John Heath-Stubbs

John Francis Alexander Heath-Stubbs OBE (9 July 1918 – 26 December 2006) was an English poet and translator. He is known for verse influenced by classical myths, and for a long Arthurian poem, Artorius (1972).

John Heath-Stubbs, poet, photographed in 1994

Biography and worksEdit

Heath-Stubbs was born in Streatham, London, although the family lived in Hampstead. His parents were Francis Heath-Stubbs and his wife, who was a concert pianist under the name Edie Marr. His boyhood was largely spent near the New Forest.[1]

Heath-Stubbs was educated at Bembridge School on the Isle of Wight and at the age of 21 went to Queen's College, Oxford, where he read English. There he found the lectures of Nevill Coghill and C. S. Lewis particularly rewarding. As poetry adviser to the firm of Routledge, he co-edited Eight Oxford Poets in 1941, with Sidney Keyes and Michael Meyer,[1] and helped to edit Oxford Poetry in 1942–1943.

By that time Heath-Stubbs had recognized his homosexuality. However, his love for the poet and artist Philip Rawson was returned only in the form of strong friendship. Heath-Stubbs returned in the early 1940s to regular Anglican worship.[1]

He held the Gregory Fellowship of Poetry at Leeds University in 1952–1955, and professorships in Alexandria, Egypt in 1955–1958 and at Ann Arbor, Michigan in 1960–1961. He taught at the College of St Mark and St John in Chelsea in 1962–1972, and at Merton College, Oxford for twenty years from 1972. He lived for a time in the 1950s at Zennor in Cornwall.

Heath-Stubbs's translations include works by Sappho, Horace, Catullus, Hafiz, Verlaine, and most notably Giacomo Leopardi. He was a representative figure in British poetry in the early 1950s, editing the poetry anthology Images of Tomorrow (1953), and with David Wright the Faber Book of Twentieth Century Verse, among others. He was elected to the RSL in 1954, awarded the Queen's Gold Medal for Poetry 1973, and appointed OBE in 1989.[2]

John Heath-Stubbs, by Patrick Swift, c. 1960

Although diagnosed with glaucoma at the age of 18, he was able to read with his left eye until 1961, but was completely blind from 1978.[1] Nonetheless he continued to write almost to the end. A documentary film about him, entitled Ibycus: A Poem by John Heath-Stubbs, was made by the Chilean director Carlos Klein in 1997.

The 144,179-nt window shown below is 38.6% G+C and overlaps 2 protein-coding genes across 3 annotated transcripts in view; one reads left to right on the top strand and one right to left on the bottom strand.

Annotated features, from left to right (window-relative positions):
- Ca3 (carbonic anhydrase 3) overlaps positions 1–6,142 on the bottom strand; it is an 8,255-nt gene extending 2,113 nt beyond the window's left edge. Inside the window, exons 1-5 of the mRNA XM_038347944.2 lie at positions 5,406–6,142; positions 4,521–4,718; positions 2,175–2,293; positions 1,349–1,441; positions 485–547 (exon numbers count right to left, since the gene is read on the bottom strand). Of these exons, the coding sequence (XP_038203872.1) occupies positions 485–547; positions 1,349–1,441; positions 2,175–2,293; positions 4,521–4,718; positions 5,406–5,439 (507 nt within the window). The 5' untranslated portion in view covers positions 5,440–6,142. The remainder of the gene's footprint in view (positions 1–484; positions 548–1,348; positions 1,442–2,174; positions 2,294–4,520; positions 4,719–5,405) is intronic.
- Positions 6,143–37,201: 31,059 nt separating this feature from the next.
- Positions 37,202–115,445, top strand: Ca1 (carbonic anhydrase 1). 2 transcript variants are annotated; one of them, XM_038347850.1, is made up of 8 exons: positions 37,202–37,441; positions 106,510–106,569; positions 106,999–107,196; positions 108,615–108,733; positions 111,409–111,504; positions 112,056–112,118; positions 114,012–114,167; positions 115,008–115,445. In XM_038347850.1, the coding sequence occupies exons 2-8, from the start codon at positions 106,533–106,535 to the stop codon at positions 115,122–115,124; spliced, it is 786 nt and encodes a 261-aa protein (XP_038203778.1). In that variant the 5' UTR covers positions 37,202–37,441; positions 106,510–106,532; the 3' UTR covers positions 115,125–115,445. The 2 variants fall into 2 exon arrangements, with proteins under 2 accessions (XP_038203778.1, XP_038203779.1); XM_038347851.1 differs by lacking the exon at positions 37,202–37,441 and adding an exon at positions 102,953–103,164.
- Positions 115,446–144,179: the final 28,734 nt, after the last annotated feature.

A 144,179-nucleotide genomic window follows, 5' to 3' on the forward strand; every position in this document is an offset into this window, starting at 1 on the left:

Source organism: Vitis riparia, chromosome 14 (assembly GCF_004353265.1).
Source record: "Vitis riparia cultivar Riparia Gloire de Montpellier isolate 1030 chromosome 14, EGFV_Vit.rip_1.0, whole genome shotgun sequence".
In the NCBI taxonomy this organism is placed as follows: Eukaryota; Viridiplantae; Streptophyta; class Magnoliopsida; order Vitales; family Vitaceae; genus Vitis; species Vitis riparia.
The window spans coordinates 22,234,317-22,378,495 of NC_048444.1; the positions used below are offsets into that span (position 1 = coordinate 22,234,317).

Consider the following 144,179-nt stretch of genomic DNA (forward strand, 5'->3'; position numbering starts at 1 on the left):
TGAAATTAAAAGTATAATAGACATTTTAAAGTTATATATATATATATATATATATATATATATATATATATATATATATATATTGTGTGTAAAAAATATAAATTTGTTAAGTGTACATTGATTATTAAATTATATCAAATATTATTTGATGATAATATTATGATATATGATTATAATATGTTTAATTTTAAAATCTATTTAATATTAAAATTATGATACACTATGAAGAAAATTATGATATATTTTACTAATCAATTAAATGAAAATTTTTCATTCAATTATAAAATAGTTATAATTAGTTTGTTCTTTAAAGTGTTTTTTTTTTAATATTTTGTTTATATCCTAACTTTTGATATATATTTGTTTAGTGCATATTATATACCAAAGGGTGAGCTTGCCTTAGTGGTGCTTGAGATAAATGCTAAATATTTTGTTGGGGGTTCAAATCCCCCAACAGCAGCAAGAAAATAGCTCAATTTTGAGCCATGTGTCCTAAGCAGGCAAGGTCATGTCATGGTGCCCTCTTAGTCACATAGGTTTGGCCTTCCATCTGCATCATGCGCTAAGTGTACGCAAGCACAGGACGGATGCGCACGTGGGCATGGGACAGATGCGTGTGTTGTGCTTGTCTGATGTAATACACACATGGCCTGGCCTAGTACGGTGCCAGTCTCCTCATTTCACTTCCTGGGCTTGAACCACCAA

John Heath-Stubbs died in London on 26 December 2006, aged 88.[2]

Writing styleEdit

As a Romantic poet, Heath-Stubbs's diction was strong, yet subtle. Running through his work was a nostalgia for "classicism". He was consciously literary and his work elaborately wrought rather than spontaneous, which meant his was not the kind of poetry likely to have mass appeal. However, his devotion to the craft of poetry makes his work impressive. As Edward Lucie-Smith put it, "Few writers of his time had a deeper knowledge of the English language, or cared for it more devotedly."[3]

Poetry collectionsEdit

  • 1942: Wounded Thammuz
  • 1948: The Swarming of the Bees
  • 1950: The Forsaken Garden: An Anthology of Poetry 1824–1909, edited with David Wright
  • 1953: New Poems
  • 1953: Faber Book of Twentieth Century Verse, edited with David Wright
  • 1954: A Charm Against the Toothache
  • 1962: The Blue-Fly in His Head
  • 1965: Selected Poems
  • 1969: Cosmic Poem
  • 1972: Penguin Modern Poets 20, co editor
  • 1974: Artorius: A Heroic Poem in Four Books and Eight Episodes
  • 1978: The Watchman's Flute
  • 1979: Omar Khayyám, The Rubaiyat, translated with Peter Avery
  • 1981: In The Shadows - David Gray, editor
  • 1982: Naming the Beasts
  • 1985: The Immolation of Aleph
  • 1987: Cat's Parnassus, Hearing Eye. ISBN 1-870841-00-X
  • 1988: Collected Poems 1942–1987, Carcanet Press
  • 1988: Time Pieces, Hearing Eye. ISBN 1-870841-02-6
  • 1988: A Partridge in a Pear Tree: Poems for the Twelve Days of Christmas, Hearing Eye, illustrations by Emily Johns
  • 1989: A Ninefold Of Charms, Hearing Eye, illustrations by Emily Johns
  • 1990: Selected Poems
  • 1992: The Parson's Cat, Hearing Eye, illustrations by Emily Johns
  • 1993: Sweet-Apple Earth
  • 1993: Hindsights : An Autobiography
  • 1994: Chimaeras, Hearing Eye, lino etchings by Emily Johns
  • 1996: Galileo's Salad
  • 1998: The literary essays of John Heath-Stubbs, edited by A.T. Tolley
  • 1999: The Sound of Light
  • 2000: The Poems of Sulpicia, translator, Hearing Eye, illustrations by Emily Johns
  • 2002: The Return of the Cranes
  • 2005: Pigs Might Fly


  1. ^ a b c d A. Curtis (2011): "Stubbs, John Francis Alexander Heath- (1918–2006), poet", Oxford Dictionary of National Biography (Oxford, UK: OUP). Retrieved 25 July 2019.
  2. ^ a b Meyer, Michael (29 December 2006). "John Heath-Stubbs". Obituary from The Guardian. London, England. Retrieved 17 September 2018.
  3. ^ Edward Lucie-Smith in British Poetry since 1945.

External linksEdit